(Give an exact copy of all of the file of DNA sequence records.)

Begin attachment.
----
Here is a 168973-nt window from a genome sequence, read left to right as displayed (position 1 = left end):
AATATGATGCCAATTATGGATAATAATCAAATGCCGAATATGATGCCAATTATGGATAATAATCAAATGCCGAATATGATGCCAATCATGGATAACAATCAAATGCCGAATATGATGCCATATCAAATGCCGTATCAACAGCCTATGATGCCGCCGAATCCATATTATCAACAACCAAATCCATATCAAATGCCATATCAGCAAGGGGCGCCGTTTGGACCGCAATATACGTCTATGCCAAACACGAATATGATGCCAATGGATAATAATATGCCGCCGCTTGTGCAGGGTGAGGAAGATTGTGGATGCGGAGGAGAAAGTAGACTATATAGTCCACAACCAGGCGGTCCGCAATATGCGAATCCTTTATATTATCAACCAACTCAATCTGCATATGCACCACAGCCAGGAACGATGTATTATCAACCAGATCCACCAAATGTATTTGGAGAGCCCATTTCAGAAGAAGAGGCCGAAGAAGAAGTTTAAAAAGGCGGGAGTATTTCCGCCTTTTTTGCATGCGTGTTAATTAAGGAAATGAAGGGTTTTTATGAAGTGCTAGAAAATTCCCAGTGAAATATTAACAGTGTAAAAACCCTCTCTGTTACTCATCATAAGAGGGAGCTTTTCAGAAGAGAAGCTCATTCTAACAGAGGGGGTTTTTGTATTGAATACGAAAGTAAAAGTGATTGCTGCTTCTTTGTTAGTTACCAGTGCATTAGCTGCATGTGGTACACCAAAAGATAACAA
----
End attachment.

Here is a 168973-nt window from a genome sequence, read left to right as displayed (position 1 = left end):
AATATGATGCCAATTATGGATAATAATCAAATGCCGAATATGATGCCAATTATGGATAATAATCAAATGCCGAATATGATGCCAATCATGGATAACAATCAAATGCCGAATATGATGCCATATCAAATGCCGTATCAACAGCCTATGATGCCGCCGAATCCATATTATCAACAACCAAATCCATATCAAATGCCATATCAGCAAGGGGCGCCGTTTGGACCGCAATATACGTCTATGCCAAACACGAATATGATGCCAATGGATAATAATATGCCGCCGCTTGTGCAGGGTGAGGAAGATTGTGGATGCGGAGGAGAAAGTAGACTATATAGTCCACAACCAGGCGGTCCGCAATATGCGAATCCTTTATATTATCAACCAACTCAATCTGCATATGCACCACAGCCAGGAACGATGTATTATCAACCAGATCCACCAAATGTATTTGGAGAGCCCATTTCAGAAGAAGAGGCCGAAGAAGAAGTTTAAAAAGGCGGGAGTATTTCCGCCTTTTTTGCATGCGTGTTAATTAAGGAAATGAAGGGTTTTTATGAAGTGCTAGAAAATTCCCAGTGAAATATTAACAGTGTAAAAACCCTCTCTGTTACTCATCATAAGAGGGAGCTTTTCAGAAGAGAAGCTCATTCTAACAGAGGGGGTTTTTGTATTGAATACGAAAGTAAAAGTGATTGCTGCTTCTTTGTTAGTTACCAGTGCATTAGCTGCATGTGGTACACCAAAAGATAACAA